North Korean crypto hacking group adapts its attacks

North Korean crypto hacking group adapts its attacks

North Korean hacking group TA444 is primarily targeting crypto, but security researchers say that it is launching phishing attacks aimed at other targets.

According to analysis by CoinGecko, crypto hacks and exploits reached $2.8 billion in 2022, which is the second largest amount stolen since the infamous Silk Road hack of 2012.

Hackers are adapting and upping their game in order to take advantage of a nascent cryptocurrency industry that is still learning as it progresses. Hacking groups out of North Korea are taking a large part of the pie in this respect, and one group in particular, TA444, is adapting and shifting focus.

In an article on the security oriented website Data Breach Today, it was reported that researchers had been tracking the North Korean hacking group TA444, which in one month almost doubled the amount of spam that it sent over the 11 months previously.

TA444 is yet another identified hacking group to join the ranks of others which include: APT38, Bluenoroff, BlackAlicanto, Stardust Chollima and Copernicium group.

Researchers at Proofpoint say that the recent activity from TA444 could possibly be evidence that the group is “targeting away from major cryptocurrency and financial institutions”.

The language used in attacks by TA444 have so far been in English, Spanish, Polish, and Japanese. Phishing emails are said to be “well-crafted” and have “lure content” in the form of high paying job opportunities, and salary adjustments.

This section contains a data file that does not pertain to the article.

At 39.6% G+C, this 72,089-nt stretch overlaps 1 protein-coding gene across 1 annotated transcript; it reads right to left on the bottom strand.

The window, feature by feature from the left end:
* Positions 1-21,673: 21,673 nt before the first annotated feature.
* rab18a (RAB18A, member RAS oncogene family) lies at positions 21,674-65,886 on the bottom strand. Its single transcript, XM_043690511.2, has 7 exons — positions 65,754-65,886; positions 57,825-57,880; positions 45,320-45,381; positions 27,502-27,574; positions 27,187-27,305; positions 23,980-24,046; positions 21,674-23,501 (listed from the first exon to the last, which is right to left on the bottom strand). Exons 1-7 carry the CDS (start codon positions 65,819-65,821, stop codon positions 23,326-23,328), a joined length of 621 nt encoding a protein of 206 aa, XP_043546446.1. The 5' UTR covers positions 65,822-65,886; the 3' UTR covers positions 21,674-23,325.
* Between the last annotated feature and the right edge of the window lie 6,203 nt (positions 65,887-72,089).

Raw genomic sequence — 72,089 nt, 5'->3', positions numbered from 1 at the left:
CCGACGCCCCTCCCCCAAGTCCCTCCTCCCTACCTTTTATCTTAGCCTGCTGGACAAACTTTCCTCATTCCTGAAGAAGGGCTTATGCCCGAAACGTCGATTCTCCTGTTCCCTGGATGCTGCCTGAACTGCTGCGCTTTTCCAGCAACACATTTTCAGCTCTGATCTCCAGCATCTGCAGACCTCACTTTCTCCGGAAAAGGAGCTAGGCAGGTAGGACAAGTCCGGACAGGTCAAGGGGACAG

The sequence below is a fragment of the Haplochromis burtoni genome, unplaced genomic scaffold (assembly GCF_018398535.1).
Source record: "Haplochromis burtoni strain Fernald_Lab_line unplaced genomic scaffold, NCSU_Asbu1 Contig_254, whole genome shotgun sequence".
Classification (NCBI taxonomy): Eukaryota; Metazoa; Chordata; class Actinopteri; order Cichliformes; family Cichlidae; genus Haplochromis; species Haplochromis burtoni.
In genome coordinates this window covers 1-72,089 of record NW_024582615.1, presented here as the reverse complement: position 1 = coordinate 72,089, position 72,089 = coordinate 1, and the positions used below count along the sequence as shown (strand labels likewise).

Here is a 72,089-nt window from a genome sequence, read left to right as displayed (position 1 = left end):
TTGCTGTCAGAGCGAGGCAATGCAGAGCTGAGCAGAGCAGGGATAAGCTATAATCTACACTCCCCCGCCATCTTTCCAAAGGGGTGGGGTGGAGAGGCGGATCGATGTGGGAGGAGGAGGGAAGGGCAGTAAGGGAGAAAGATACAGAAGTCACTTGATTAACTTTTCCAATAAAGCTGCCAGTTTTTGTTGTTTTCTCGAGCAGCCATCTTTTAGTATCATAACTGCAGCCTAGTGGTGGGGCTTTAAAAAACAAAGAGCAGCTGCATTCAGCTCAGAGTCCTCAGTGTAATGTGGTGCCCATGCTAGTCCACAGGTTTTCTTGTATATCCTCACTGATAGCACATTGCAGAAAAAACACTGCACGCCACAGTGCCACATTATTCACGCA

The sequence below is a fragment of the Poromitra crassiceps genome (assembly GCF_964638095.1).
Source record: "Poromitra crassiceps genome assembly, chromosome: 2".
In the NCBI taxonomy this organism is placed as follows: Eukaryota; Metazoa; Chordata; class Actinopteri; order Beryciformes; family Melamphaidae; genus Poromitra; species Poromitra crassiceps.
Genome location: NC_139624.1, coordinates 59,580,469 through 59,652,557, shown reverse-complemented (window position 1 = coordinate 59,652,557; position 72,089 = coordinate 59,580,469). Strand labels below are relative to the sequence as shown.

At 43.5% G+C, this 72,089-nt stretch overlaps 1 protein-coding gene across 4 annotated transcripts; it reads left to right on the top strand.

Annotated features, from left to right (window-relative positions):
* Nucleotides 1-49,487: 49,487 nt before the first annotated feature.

The Data Breach Today article specifies the types of payloads that the spam emails deliver:

“The phishing emails deliver payloads available in two file formats - an obfuscated LNK file and a chain beginning with documents using remote templates. TA444 continues to use both methods but also now uses other file types like MSI Installer files, virtual hard drive, ISO to bypass Windows Mark of the Web, and compiled HTML.”

With TA444 managing to hack more than $1 billion in 2022, an improvement on the 2021 total of around $400 million, this fast-learning and adaptive group is likely to have a good amount of security resources devoted to countering its operations.

Disclaimer: This article is provided for informational purposes only. It is not offered or intended to be used as legal, tax, investment, financial, or other advice.

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